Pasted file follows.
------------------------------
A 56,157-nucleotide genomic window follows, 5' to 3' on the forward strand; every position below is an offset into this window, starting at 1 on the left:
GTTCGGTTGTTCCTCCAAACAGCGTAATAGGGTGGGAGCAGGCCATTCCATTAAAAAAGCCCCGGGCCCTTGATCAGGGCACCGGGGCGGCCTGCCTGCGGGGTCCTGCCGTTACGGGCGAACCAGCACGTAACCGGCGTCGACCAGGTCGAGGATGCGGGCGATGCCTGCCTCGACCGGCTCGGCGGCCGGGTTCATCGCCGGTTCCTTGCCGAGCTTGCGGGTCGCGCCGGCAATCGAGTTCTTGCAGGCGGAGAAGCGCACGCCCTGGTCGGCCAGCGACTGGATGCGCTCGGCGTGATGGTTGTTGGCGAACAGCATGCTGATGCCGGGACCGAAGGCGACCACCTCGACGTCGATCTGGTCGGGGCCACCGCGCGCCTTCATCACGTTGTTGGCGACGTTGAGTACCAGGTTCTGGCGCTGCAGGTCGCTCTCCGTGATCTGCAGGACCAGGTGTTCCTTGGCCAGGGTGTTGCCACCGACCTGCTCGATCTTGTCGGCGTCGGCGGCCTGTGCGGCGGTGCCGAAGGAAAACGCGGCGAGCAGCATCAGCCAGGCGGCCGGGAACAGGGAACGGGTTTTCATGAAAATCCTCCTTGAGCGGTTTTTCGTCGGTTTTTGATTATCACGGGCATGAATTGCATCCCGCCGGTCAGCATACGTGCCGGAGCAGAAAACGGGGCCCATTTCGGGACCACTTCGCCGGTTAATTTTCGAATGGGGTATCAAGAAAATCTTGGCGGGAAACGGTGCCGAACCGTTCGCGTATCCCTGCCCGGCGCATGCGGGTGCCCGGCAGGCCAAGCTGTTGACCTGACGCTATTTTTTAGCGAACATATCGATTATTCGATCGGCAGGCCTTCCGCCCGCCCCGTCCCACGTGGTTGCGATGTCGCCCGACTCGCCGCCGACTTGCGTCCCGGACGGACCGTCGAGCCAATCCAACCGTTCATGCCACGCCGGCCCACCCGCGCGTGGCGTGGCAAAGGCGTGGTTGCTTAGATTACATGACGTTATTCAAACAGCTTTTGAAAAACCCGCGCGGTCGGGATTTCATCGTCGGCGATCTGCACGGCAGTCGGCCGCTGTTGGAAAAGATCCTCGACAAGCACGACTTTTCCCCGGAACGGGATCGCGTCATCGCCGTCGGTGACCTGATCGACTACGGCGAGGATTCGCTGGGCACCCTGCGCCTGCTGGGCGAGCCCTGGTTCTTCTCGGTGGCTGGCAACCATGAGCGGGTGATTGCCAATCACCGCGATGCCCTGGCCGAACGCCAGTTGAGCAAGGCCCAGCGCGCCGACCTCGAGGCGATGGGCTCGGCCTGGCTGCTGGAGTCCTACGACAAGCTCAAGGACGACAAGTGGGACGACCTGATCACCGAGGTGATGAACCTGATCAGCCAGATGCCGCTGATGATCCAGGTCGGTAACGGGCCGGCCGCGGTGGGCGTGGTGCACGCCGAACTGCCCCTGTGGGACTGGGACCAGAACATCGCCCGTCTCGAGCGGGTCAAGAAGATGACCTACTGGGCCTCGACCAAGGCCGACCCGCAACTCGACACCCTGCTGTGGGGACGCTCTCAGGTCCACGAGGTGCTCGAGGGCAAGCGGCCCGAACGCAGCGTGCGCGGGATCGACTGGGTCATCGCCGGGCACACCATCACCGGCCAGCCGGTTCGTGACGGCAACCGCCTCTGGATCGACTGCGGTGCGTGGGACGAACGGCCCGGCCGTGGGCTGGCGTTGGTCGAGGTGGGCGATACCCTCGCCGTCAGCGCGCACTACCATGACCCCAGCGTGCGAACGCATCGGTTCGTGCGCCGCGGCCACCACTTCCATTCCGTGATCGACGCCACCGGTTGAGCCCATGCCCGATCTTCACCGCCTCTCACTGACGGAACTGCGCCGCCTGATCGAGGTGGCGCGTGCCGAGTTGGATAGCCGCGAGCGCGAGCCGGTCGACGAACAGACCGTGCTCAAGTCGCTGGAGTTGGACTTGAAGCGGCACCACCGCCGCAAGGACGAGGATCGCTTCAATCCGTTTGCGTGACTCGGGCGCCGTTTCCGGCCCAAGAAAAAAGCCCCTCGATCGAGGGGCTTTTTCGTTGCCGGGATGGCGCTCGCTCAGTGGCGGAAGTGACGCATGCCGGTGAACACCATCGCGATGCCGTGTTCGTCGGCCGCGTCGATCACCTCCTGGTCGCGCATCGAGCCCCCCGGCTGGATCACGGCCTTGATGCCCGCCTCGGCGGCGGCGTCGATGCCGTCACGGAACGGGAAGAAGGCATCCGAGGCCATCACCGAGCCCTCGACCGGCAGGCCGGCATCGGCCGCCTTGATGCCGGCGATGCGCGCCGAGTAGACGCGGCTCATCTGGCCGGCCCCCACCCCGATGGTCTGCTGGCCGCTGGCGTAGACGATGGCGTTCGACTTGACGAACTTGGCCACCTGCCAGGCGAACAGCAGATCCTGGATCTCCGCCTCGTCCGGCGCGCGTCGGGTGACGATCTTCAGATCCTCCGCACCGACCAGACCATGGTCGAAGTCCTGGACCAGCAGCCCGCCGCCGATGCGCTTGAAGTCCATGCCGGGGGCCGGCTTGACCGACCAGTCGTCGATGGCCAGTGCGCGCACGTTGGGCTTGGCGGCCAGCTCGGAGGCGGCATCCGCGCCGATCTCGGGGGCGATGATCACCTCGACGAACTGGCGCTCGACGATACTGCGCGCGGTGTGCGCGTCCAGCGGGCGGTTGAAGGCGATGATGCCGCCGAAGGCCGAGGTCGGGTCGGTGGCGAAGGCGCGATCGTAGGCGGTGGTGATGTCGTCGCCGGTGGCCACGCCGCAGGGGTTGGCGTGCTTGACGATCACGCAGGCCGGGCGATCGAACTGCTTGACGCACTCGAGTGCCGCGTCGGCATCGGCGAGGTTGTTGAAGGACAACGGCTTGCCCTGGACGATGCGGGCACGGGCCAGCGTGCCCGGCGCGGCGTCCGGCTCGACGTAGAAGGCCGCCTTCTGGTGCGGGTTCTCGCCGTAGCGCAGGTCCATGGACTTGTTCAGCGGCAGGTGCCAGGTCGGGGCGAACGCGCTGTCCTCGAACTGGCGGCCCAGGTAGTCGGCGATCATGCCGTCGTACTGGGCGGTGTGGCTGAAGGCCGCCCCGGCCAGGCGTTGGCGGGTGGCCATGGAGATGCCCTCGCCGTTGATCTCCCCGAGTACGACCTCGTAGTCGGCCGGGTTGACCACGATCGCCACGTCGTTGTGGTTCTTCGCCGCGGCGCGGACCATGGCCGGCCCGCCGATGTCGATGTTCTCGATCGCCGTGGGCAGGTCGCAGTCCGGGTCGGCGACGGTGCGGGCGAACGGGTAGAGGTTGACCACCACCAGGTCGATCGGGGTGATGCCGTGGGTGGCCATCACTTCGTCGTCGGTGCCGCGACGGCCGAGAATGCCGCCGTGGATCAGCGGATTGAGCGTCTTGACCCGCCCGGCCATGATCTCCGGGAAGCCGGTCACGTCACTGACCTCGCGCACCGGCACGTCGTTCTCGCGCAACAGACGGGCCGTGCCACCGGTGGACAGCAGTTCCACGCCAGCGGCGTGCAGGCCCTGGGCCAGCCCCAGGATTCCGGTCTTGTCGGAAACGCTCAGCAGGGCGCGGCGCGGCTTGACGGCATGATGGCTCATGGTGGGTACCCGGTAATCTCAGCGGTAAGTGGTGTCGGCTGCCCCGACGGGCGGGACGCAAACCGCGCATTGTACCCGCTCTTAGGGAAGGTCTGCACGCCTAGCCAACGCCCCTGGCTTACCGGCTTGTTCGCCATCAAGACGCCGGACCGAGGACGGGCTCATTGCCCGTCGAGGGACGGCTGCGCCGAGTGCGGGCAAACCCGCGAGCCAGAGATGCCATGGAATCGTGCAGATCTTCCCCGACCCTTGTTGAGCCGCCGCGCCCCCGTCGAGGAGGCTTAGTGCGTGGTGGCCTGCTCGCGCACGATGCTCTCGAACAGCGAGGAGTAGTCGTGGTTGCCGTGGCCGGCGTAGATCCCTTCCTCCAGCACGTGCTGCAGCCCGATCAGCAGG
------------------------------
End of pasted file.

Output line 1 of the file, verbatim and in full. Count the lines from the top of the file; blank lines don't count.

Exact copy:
A 56,157-nucleotide genomic window follows, 5' to 3' on the forward strand; every position below is an offset into this window, starting at 1 on the left: